The discriminator unit 105 is implemented by the CPU that executes a predetermined discrimination computer program. The discriminator unit 105 determines whether the status data indicates a normal status or a prefailure status. It is preferable to implement at least one of the temporal feature extractor 103 and the discriminator unit 105 by a predetermined computer program rather than by hardware in view of cost and development period. The discriminator unit 105 of the first embodiment includes a plurality of weak discriminators. The weak discriminators individually correspond to each data piece of the condition data set (e.g., a feature value such as the coarse differential dQ), and determine whether the corresponding data piece indicates a normal status or a prefailure status (Step S14). The discriminator unit 105 performs weighted majority vote of results of the determination by using the weak discriminators (Step S15), and outputs a final determination result (F-value). When the F-value indicates the prefailure status (Step S16), an alarm device 106 informs a user of this effect (Step S17). A notification of this effect can be transmitted to an operator of the managing apparatus 200 by way of the communication network.

The discriminator unit 105 of the first embodiment advantageously uses, as the weak discriminators, what-are-called decision stumps that determine only whether a given value is greater or smaller than a threshold value. Employment of the decision stumps is advantageous in permitting the CPU to perform calculation at high speed. Furthermore, because a result of determination performed by weighted majority vote is sufficiently accurate, a prefailure status can be predicted accurately without great additional cost.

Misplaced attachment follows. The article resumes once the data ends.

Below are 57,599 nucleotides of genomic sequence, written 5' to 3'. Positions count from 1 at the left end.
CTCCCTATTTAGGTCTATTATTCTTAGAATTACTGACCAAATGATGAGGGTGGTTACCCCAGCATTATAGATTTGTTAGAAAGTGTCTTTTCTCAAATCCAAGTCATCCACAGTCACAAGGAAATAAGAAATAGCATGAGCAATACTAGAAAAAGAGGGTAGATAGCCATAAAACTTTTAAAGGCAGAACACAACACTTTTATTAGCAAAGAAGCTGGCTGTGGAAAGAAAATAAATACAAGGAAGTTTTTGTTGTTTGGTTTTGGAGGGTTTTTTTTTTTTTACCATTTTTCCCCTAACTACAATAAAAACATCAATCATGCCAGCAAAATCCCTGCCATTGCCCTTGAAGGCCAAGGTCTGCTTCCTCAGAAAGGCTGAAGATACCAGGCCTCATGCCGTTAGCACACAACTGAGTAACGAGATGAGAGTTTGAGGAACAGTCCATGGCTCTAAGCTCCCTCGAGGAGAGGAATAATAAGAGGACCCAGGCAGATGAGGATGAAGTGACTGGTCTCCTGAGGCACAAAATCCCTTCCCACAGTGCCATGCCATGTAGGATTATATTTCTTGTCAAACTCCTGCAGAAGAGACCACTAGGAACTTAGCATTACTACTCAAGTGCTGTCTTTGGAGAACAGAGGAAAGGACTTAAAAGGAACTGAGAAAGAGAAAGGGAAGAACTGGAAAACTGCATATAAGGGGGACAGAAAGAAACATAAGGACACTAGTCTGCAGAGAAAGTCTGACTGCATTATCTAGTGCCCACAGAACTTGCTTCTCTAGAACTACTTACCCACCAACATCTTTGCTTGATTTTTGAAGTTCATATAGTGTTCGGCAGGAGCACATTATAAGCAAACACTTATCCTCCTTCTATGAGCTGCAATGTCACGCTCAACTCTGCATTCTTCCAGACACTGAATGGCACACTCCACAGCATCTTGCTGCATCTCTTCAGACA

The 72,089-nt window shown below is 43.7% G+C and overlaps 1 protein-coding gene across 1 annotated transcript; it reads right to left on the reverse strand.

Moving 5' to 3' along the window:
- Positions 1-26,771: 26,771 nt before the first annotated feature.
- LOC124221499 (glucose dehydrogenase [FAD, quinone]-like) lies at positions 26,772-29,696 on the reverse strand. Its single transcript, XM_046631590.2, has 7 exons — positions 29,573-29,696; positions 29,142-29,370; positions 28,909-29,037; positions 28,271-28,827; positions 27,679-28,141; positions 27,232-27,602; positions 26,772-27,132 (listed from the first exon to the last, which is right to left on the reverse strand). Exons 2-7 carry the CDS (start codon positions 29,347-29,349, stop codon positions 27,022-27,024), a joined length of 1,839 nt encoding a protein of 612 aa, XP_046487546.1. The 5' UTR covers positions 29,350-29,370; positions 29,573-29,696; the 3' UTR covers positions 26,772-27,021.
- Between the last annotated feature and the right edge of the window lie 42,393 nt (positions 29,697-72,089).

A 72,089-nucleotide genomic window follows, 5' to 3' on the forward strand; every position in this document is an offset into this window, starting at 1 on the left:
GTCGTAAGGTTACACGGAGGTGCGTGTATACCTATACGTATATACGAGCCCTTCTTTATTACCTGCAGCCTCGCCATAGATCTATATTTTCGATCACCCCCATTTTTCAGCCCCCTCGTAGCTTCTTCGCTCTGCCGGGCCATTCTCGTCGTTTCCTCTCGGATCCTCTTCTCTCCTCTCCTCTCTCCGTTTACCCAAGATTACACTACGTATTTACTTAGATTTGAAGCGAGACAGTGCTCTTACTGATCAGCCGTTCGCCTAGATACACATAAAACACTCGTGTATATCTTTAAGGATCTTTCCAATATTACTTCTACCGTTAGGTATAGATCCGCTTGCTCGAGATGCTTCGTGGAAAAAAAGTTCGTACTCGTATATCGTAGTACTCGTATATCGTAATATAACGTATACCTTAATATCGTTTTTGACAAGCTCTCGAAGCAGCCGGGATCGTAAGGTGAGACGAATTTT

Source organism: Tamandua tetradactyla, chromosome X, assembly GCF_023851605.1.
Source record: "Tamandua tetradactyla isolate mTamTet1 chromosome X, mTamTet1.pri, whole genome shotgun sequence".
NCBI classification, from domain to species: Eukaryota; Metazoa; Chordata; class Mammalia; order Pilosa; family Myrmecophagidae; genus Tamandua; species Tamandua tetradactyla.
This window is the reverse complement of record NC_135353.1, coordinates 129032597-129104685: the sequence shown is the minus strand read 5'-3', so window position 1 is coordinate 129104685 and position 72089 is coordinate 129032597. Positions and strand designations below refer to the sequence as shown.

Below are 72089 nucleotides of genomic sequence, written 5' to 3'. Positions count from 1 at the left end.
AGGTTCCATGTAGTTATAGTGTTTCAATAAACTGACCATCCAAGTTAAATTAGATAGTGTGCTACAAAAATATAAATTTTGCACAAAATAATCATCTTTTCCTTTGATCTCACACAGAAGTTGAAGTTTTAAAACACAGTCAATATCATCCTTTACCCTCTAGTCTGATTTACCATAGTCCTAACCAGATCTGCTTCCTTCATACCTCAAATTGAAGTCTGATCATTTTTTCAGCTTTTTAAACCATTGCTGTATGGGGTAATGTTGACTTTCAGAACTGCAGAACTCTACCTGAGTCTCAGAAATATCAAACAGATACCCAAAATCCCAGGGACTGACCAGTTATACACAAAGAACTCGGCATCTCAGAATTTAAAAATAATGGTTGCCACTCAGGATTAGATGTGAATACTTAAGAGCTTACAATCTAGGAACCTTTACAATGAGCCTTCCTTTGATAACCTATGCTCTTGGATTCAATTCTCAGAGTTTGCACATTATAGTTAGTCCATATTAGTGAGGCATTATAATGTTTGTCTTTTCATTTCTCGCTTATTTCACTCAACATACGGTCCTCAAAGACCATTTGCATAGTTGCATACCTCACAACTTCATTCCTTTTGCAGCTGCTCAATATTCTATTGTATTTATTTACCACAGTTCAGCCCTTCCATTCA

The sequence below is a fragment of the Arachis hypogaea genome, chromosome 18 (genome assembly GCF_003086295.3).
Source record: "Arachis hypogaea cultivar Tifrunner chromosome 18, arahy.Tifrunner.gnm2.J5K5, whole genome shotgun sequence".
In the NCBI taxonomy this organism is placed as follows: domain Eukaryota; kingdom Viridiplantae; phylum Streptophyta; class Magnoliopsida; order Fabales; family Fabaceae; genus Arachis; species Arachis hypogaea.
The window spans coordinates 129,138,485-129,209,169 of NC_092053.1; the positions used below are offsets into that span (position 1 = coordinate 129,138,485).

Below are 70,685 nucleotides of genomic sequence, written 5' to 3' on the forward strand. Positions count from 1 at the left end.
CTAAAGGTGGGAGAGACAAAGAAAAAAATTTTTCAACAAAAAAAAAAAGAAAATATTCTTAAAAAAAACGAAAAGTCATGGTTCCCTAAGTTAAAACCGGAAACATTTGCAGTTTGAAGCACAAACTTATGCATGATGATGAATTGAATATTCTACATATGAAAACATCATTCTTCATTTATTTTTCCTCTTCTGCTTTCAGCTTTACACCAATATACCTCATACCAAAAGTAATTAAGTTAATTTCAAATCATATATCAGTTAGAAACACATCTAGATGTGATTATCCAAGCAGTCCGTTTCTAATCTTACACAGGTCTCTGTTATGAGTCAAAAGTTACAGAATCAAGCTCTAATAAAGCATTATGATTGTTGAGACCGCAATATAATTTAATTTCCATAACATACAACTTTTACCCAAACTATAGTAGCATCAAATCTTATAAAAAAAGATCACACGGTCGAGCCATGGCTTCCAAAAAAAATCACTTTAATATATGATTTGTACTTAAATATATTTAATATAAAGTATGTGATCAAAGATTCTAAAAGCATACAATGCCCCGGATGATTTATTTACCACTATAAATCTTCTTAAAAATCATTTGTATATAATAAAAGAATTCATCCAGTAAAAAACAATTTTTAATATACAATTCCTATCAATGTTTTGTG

How to perform the status determination by using the decision stumps as the weak discriminators will be described below.

A decision stump is provided for each of n temporal feature values C1 to Cn that are calculated for the detection signals P, Q, and R. The F-value, or a result of weighted majority vote, is calculated by using Equation (1):

F = f = 1 n ( α 1 × OUT ) ( 1 )
where αi is a weight coefficient assigned to each of the weak discriminators, and OUTi is a result of determination by using the weak discriminator.

When (Ci-bi) is equal to or greater than zero, OUTi is obtained by using Equation (2), while when (Ci-bi) is smaller than zero, OUTi is obtained by using Equation (3):
OUTi=(sgni(Ci−bi))  (2)
OUTi=−(sgni(Ci−bi))  (3)
where bi is a threshold value of each of the feature values, and sgni is a coefficient related to a sign (hereinafter, “sign-related coefficient”).

In the first embodiment, when the thus-calculated F-value is smaller than zero (No at Step S16), the image forming apparatus 100 is determined to be in the prefailure status.